Summer jobs do way more than just keeping kids busy

Jun 15, 2022 | Articles

Source: The Optimist Daily
Author: Oliver Kammeyer

Nobody wants to see their kids spending the entire summer in front of a screen. While everyone can benefit from some time off, too much free time can be a detriment to everyone, especially youth and teens. Between ages 14 and 24, youth have formative experiences which affect the rest of their lives, and it’s important, especially for youth from lower-income backgrounds, to stay busy during the summer.

New research from the Abdul Latif Jameel Poverty Action Lab (J-PAL), a global research center based at MIT, shows the wide-ranging benefits of summer youth employment programs (SYEPs).

Giving kids summer jobs 

In the last 10 years, state and federal policymakers have focused more on using SYEPs to improve systemic unemployment rates. SYEPs are municipal programs that give youth mainly from lower-income backgrounds paid, part-time work during the summer.

Findings show that SYEPs give youth valuable professional skills training, build their resumes, and help them establish professional connections and mentorships. More importantly, SYEPs are shown to have longer-lasting improvements in youths’ lives. In their new publication, J-PAL examines finding from 13 studies looking at four American cities: Boston, New York, Chicago, and Philadelphia.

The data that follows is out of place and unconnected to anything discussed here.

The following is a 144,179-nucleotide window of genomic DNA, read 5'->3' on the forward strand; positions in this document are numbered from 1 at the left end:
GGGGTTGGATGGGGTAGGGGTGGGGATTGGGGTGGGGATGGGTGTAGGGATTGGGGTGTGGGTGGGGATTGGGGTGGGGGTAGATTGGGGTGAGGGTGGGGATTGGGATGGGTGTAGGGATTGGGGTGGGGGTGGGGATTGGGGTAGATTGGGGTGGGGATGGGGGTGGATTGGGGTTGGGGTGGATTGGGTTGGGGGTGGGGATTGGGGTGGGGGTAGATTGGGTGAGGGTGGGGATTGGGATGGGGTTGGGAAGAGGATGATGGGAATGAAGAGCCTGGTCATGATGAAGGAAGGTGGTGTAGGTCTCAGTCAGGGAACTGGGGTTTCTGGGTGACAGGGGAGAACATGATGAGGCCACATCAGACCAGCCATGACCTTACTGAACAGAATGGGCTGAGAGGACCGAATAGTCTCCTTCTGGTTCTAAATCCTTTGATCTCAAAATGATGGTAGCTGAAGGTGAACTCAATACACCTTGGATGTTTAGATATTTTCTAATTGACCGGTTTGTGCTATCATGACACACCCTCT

They found that SYEPs increase earnings and employment for involved youth, many of whom are from lower-income backgrounds and identify as Black or Hispanic. This also increases the chances of future employment for these demographics, who face higher risks of unemployment.

Additionally, SYEPs reduce youth involvement in the criminal justice system. Researchers found that the effect of SYEPs lowered arrest, conviction, and incarceration rates, and it had lasting effects of up to a year afterward.

There was some evidence that suggested an improvement in participating youths’ education, and there was strong and promising evidence of improvement in youths’ social and emotional skills, academic and career ambitions, and work habits and cooperation.

These findings from J-PAL create an evidence-based framework that policymakers across the country can draw on to improve and expand SYEPs. This could in turn greatly help US youths not just during the summer, but for the rest of their lives. Click here to learn more about summer youth employment programs.

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